Navigating the Storm – Assessing and Navigating Key Risks for the Solar Industry

Navigating the Storm – Assessing and Navigating Key Risks for the Solar Industry

Letters from our CEO |
By Yuri Horwitz

Every year, we put pen to paper to share our thoughts on the direction our industry is headed. In previous years we focused on opportunities: reduced module costs resulting from underlying shifts in manufacturing and commodity prices, the long-term promise of solar energy indicated by strong demand from corporate customers, and the need for the federal government to focus on pragmatic approaches to scaling American transmission infrastructure. This year we focus on current risks we think are critical for our industry to understand.


There is overwhelming and increasing demand for renewable energy in the United States, and for solar energy in particular. A majority of Americans, independent of political affiliation, support renewable energy. Leading this demand are large corporations that are transitioning to renewable energy on behalf of their employees, their customers, and their shareholders. Solar is now the least expensive form of electricity in the world, and it is the single largest source of new electrical capacity installed in the United States.[1]

Today, the solar industry won a huge victory when the Biden administration announced a two-year pause on new tariffs against solar modules imported from Southeast Asia. Details about the policy are still developing, but the move is viewed as a response to concerns about the Department of Commerce’s ongoing anti‑dumping and countervailing duty (AD/CVD) investigation into the same products. The change is prophylactic—regardless of the outcome of the AD/CVD investigation, any resulting tariffs will not impact modules imported during the next 24 months. It is also narrow, leaving Section 201 and other existing tariffs and trade restrictions unaffected. In the same announcement, the administration also said it will invoke the Defense Production Act to support the long-term development of domestic solar manufacturing capacity.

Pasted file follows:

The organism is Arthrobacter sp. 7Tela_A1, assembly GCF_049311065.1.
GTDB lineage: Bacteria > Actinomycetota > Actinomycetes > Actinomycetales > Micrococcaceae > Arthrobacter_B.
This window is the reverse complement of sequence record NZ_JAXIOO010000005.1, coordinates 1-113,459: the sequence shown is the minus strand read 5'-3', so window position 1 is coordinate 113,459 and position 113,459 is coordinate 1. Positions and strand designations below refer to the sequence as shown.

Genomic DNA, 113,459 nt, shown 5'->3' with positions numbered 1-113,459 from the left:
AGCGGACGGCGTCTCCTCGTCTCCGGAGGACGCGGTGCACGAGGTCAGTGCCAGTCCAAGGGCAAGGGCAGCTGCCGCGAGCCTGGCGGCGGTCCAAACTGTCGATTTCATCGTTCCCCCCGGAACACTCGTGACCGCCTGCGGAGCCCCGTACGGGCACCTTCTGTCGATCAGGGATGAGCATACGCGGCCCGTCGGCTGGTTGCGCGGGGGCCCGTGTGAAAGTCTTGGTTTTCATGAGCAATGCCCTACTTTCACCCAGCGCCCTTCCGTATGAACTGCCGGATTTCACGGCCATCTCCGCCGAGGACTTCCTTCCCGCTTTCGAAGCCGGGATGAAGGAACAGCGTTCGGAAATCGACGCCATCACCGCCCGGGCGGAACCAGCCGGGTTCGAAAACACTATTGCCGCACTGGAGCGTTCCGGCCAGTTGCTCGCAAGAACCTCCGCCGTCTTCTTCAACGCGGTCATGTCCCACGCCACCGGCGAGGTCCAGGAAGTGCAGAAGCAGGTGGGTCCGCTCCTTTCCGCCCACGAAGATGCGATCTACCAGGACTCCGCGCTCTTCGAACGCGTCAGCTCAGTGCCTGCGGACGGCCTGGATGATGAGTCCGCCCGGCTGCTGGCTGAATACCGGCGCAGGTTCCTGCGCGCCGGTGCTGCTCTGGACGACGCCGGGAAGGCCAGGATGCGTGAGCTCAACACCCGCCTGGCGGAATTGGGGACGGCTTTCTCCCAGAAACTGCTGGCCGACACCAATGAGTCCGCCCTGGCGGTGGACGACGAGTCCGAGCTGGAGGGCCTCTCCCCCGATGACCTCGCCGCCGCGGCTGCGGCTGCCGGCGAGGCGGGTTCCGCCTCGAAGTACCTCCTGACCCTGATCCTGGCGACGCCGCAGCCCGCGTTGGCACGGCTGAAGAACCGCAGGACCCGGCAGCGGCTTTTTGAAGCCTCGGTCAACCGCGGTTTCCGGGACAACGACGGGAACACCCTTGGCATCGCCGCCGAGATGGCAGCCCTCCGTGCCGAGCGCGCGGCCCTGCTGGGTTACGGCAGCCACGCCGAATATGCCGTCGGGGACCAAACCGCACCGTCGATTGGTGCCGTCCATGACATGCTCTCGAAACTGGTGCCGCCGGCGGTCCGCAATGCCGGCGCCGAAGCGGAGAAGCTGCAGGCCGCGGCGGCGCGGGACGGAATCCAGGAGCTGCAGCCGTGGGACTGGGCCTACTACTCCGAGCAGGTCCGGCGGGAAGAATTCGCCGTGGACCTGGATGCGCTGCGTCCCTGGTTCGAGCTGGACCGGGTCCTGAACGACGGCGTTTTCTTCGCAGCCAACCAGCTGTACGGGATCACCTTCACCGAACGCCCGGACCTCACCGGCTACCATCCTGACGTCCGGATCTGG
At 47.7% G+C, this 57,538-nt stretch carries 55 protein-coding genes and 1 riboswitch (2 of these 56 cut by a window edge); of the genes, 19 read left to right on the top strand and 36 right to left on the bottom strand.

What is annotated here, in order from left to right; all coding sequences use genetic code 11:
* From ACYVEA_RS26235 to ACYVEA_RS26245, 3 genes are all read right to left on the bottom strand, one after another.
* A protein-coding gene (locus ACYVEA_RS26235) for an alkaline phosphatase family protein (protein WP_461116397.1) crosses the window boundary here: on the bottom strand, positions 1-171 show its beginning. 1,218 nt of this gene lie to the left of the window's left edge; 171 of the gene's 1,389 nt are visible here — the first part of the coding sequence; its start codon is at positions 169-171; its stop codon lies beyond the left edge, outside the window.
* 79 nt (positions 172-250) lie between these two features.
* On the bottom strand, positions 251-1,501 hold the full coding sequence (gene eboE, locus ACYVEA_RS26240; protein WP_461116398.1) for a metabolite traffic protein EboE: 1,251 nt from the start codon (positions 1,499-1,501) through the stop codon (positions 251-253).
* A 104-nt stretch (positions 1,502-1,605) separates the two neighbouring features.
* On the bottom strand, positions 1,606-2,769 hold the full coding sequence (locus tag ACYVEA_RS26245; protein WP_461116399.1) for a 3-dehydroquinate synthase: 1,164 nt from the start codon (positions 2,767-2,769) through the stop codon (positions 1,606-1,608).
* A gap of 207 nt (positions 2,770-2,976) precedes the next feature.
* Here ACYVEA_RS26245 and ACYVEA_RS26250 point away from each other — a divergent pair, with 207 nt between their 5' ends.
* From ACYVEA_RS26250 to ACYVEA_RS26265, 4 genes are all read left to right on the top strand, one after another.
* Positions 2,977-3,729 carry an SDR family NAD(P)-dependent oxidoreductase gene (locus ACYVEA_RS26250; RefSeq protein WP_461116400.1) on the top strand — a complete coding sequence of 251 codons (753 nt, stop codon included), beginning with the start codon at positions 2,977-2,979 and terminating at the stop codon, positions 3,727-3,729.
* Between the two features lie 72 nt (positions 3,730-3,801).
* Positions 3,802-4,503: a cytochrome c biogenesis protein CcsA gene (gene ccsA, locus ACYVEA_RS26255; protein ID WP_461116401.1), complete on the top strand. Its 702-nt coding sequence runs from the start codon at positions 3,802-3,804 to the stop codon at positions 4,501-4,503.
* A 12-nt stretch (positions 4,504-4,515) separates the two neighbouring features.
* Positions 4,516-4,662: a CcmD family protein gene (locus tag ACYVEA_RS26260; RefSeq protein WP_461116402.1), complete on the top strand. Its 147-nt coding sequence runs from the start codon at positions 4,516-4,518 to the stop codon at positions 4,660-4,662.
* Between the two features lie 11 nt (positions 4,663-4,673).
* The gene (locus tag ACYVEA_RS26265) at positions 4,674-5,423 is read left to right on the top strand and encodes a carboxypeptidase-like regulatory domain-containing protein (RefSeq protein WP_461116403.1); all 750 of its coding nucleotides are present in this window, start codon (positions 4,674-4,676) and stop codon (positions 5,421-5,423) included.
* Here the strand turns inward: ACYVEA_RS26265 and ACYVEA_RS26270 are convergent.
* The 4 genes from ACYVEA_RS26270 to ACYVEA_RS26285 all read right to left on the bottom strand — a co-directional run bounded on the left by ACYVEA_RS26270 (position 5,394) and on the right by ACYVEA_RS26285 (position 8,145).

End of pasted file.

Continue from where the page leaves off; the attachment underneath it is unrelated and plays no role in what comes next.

The administration’s announcement signals exactly the long-term policy strategy that many of us have been advocating for years, and it’s a massive win for the industry. But important challenges remain: (1) supply-chain disruptions caused by COVID‑19 and forced-labor concerns; (2) a suspension of new interconnection in PJM, one of the country’s most important markets; and (3) an inflationary environment that increases the cost of capital for renewable energy infrastructure.

1. Supply-Chain Issues

Across almost every sector, COVID-19 has dramatically reduced available labor and industrial manufacturing capacity since 2020, especially in Southeast Asia and China. Production of solar modules, trackers, and other critical equipment was no exception.

The price of polysilicon, the raw material used to produce solar modules, has tripled in the last 24 months. Shipping costs have increased by $20,000 per container, or around 600 percent, during the same period. Shortages of semiconductor chips, which are critical for a wide variety of modern goods including for electrical inverters, have increased delivery lead times by six months. (Anyone looking to buy or sell a car has noticed this shortage.)  And of course, the rising prices of steel, aluminum, and copper have hampered the entire global economy, increasing balance-of-system costs by 6 cents/watt, or 30 percent.

Another important, and complicating factor, is the Uyghur Forced Labor Prevention Act (UFLPA) which was signed into law on December 23, 2021. The UFLPA was designed to prevent the import of products made with forced labor in China by establishing a rebuttable presumption that any goods mined, produced, or manufactured, even in part, in the Xinjiang Region of China are prohibited from entering the United States.

The UFLPA could apply to many of the materials used to manufacture solar modules, including glass, aluminum frames, and other components. Because implementation guidance remains outstanding, uncertainty remains due to traceability risk exists, further driving up costs and limiting availability. This uncertainty, combined with the risk of new tariffs and the effects of COVID-related shutdowns, has frozen the supply of Chinese and Southeast Asian solar modules bound for the US market.

2. Interconnection in PJM